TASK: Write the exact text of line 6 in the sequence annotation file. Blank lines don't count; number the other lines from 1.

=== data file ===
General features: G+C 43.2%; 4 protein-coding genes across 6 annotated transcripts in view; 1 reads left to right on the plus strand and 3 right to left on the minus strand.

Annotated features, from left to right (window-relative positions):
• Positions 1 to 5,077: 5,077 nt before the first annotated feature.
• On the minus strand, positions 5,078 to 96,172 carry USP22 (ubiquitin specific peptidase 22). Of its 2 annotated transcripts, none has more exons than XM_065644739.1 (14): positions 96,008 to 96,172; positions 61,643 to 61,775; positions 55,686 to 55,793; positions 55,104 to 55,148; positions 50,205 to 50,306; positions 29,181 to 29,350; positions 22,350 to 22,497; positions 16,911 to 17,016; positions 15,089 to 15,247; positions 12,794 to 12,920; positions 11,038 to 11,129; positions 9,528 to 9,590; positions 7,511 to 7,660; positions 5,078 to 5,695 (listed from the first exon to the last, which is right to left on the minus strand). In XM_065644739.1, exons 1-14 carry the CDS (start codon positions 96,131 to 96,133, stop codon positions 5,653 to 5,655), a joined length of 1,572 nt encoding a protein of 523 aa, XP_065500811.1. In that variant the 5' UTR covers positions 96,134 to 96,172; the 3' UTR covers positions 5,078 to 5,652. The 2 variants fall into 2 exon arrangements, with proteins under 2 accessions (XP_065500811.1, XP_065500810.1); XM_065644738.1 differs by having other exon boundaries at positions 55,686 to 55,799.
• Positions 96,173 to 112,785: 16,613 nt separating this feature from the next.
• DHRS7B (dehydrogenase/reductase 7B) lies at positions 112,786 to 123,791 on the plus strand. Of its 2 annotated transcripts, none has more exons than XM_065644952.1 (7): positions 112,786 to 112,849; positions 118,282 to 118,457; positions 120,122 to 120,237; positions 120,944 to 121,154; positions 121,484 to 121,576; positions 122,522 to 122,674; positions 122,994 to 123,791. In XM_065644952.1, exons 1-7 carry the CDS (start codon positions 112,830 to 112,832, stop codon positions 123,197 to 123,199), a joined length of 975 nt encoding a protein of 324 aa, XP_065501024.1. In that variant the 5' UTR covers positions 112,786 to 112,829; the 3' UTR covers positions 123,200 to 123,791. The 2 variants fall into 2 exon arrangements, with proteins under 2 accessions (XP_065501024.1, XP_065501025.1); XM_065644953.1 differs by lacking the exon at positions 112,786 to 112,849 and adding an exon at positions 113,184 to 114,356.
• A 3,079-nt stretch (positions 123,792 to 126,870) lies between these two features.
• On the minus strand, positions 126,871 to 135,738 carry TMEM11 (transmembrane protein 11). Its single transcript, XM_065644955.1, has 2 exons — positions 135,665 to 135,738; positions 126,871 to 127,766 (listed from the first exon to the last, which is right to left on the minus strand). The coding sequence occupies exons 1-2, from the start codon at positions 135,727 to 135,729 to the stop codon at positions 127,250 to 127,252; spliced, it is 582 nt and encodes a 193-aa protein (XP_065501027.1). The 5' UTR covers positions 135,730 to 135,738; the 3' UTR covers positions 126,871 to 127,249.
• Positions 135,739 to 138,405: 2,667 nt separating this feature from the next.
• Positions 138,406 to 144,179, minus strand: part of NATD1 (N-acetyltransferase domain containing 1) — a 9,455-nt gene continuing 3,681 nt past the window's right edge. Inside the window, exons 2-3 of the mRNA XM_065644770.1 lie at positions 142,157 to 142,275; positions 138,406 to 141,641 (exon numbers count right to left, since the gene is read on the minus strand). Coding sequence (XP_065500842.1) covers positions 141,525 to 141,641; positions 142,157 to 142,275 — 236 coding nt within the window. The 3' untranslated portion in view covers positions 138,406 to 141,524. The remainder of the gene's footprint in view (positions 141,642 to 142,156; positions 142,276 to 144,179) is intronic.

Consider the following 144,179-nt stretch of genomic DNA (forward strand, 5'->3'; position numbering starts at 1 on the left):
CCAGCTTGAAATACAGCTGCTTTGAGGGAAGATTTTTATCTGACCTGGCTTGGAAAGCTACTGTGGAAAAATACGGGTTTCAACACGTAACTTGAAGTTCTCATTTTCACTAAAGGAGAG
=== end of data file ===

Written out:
• DHRS7B (dehydrogenase/reductase 7B) lies at positions 112,786 to 123,791 on the plus strand. Of its 2 annotated transcripts, none has more exons than XM_065644952.1 (7): positions 112,786 to 112,849; positions 118,282 to 118,457; positions 120,122 to 120,237; positions 120,944 to 121,154; positions 121,484 to 121,576; positions 122,522 to 122,674; positions 122,994 to 123,791. In XM_065644952.1, exons 1-7 carry the CDS (start codon positions 112,830 to 112,832, stop codon positions 123,197 to 123,199), a joined length of 975 nt encoding a protein of 324 aa, XP_065501024.1. In that variant the 5' UTR covers positions 112,786 to 112,829; the 3' UTR covers positions 123,200 to 123,791. The 2 variants fall into 2 exon arrangements, with proteins under 2 accessions (XP_065501024.1, XP_065501025.1); XM_065644953.1 differs by lacking the exon at positions 112,786 to 112,849 and adding an exon at positions 113,184 to 114,356.